Grow your scraps

Grow your scraps

Offcuts are not only economical and easier to grow than seeds, it’s also magical to watch them flourish!


  • Celery, spring onions, leeks, lemongrass, cabbage and lettuce. Simply place the root ends in a glass jar with a little water, and leave in a sunny position, like the kitchen window. The green leafy part of the plant will continue to shoot. When it’s time to cook, just snip off what you need from the green growth, and leave the white root end in water to keep growing. Freshen up the water every 3 days or so, and you’ll never have to buy them again.
  • Carrots. Grow carrot greens by placing the tops in a dish with a little water placed in full sunlight. Use as a garnish or in salads. 
  • Basil, parsley and coriander. Place stems in a glass of water in direct sunlight. When the roots are about 5cm long, you can plant them into soil to grow plants.
  • Garlic When garlic starts to sprout, the little green shoots are too bitter to cook with. Put them in a glass with a little water and grow garlic sprouts. The sprouts have a milder flavour than garlic cloves and are great on pizza, pasta or bruschetta.


  • Onions Plant the discarded root end from an onion into soil. Keep soil moist. You can harvest it early for fresh green onions or wait until the bulb is fully developed.
  • Mushrooms Although tricky to grow, they’re worth a try as it’s a quick process. Plant mushroom stalks in soil with some compost or used coffee grounds and keep them in a moist environment, preferably where it will be cool at night. Within a few days the stems will either start to sprout new heads or rot.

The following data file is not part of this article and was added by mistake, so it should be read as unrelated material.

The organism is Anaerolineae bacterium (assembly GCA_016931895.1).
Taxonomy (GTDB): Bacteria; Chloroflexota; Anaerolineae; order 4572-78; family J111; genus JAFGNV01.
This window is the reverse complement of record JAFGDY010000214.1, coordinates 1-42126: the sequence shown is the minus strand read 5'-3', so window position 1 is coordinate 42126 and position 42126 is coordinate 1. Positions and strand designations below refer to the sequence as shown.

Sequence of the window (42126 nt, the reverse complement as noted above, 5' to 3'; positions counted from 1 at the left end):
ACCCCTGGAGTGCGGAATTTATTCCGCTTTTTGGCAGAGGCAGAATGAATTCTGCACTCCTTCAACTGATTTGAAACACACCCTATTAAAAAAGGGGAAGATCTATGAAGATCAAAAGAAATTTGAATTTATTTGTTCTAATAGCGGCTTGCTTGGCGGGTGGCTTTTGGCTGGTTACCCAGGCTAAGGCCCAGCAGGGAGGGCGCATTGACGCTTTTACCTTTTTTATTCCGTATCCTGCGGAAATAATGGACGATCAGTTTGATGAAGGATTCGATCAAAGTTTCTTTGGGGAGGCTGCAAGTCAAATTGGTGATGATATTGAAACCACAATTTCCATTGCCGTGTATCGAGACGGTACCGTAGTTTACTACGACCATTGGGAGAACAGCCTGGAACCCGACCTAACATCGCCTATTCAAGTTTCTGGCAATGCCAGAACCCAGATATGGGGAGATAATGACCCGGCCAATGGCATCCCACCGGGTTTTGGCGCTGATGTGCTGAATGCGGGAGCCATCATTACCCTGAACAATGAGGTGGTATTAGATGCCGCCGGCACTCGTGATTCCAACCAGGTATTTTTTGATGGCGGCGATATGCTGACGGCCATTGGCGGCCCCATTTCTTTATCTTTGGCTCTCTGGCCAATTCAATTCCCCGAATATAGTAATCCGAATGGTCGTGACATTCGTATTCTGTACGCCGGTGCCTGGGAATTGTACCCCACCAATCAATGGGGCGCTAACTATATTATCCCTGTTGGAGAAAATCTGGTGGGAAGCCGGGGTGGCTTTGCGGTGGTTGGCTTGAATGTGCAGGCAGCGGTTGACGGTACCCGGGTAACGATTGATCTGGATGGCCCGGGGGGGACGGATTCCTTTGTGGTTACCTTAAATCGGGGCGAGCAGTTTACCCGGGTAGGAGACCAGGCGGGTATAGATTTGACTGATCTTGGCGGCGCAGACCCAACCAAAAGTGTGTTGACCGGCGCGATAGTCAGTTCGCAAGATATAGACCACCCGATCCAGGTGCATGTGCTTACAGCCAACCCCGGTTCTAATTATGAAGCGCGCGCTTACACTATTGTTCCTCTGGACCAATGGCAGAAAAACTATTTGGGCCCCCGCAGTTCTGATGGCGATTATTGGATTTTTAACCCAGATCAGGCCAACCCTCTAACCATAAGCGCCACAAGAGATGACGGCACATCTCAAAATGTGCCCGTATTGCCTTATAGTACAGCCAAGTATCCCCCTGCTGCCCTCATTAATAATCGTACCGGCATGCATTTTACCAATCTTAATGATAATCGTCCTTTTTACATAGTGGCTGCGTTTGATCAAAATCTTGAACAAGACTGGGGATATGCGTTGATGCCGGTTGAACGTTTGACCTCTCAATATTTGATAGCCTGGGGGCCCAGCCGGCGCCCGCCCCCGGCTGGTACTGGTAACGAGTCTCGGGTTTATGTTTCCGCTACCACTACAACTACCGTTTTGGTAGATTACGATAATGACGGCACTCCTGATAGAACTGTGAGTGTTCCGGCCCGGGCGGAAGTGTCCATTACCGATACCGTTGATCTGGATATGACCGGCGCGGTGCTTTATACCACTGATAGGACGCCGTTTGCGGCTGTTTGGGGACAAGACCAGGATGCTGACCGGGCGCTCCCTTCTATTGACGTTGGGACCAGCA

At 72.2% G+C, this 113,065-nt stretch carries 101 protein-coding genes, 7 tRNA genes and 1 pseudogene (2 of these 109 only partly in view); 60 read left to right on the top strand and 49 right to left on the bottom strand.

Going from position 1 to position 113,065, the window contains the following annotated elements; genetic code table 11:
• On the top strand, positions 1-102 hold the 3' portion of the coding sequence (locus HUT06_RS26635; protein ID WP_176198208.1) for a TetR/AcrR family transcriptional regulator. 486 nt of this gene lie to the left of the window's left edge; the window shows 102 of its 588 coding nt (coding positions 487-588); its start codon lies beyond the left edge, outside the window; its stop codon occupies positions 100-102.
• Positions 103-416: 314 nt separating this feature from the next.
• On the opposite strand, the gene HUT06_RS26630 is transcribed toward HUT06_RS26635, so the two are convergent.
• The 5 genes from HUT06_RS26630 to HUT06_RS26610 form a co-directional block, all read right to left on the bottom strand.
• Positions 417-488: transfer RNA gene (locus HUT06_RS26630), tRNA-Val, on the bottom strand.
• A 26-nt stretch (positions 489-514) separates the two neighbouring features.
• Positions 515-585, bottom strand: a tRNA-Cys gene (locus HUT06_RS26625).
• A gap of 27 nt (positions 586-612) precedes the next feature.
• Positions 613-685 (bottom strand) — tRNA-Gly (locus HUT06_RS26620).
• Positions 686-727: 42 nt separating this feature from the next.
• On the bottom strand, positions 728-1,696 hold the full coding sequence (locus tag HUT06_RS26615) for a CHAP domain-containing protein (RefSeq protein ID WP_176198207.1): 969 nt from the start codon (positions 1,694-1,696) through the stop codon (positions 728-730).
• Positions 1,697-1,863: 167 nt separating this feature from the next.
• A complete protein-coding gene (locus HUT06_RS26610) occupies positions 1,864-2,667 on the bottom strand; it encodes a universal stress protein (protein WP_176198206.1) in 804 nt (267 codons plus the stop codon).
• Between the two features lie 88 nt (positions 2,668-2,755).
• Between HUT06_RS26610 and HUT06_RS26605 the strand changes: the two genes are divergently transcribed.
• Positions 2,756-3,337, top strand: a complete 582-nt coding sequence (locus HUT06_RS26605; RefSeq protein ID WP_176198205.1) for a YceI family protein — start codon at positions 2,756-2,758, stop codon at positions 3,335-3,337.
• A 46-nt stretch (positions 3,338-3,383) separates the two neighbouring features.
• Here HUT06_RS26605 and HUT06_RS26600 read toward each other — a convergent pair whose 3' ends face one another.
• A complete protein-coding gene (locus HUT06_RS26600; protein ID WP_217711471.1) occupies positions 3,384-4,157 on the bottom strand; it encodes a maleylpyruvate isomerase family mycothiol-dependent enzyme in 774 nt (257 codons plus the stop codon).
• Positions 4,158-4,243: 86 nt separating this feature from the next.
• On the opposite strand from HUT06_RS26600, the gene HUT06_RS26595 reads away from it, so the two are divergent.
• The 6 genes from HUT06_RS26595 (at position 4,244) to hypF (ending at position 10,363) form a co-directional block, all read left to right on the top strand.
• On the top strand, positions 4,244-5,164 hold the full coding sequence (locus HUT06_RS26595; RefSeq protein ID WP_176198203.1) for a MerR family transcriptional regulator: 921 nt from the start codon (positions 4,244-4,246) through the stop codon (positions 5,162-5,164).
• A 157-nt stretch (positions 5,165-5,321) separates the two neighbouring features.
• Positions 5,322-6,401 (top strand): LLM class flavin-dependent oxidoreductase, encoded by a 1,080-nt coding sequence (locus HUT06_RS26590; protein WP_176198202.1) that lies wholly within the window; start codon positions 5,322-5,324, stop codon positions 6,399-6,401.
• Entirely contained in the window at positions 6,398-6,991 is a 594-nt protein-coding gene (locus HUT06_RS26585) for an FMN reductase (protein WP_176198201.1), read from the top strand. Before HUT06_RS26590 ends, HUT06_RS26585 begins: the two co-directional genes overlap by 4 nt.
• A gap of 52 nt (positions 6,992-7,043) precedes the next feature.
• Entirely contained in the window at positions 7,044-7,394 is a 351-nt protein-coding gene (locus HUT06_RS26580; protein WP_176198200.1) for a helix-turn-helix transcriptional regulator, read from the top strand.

• Potato and sweet potato Plant a piece or peel with one or two eyes 10cm deep into the soil. Add more soil as the plant grows to about 20cm. Potatoes are now ready to dig out. Store sweet potatoes in a warm, dry place – this is what makes them sweet.
  • Tomatoes Place slices, whole over-ripe or just the seeds of tomatoes in soil, covering with a thin layer of soil. Keep soil moist, but not too wet. Seeds should start to germinate within 7-14 days.
Joni van der Merwe

About Joni van der Merwe

Your Family’s Digital editor. Avid retweeter. When I’m not scrolling Instagram you’ll find me in my garden. Keen on DIY and I don’t believe there’s anything that can’t be fixed with some chalk paint.


Send this to a friend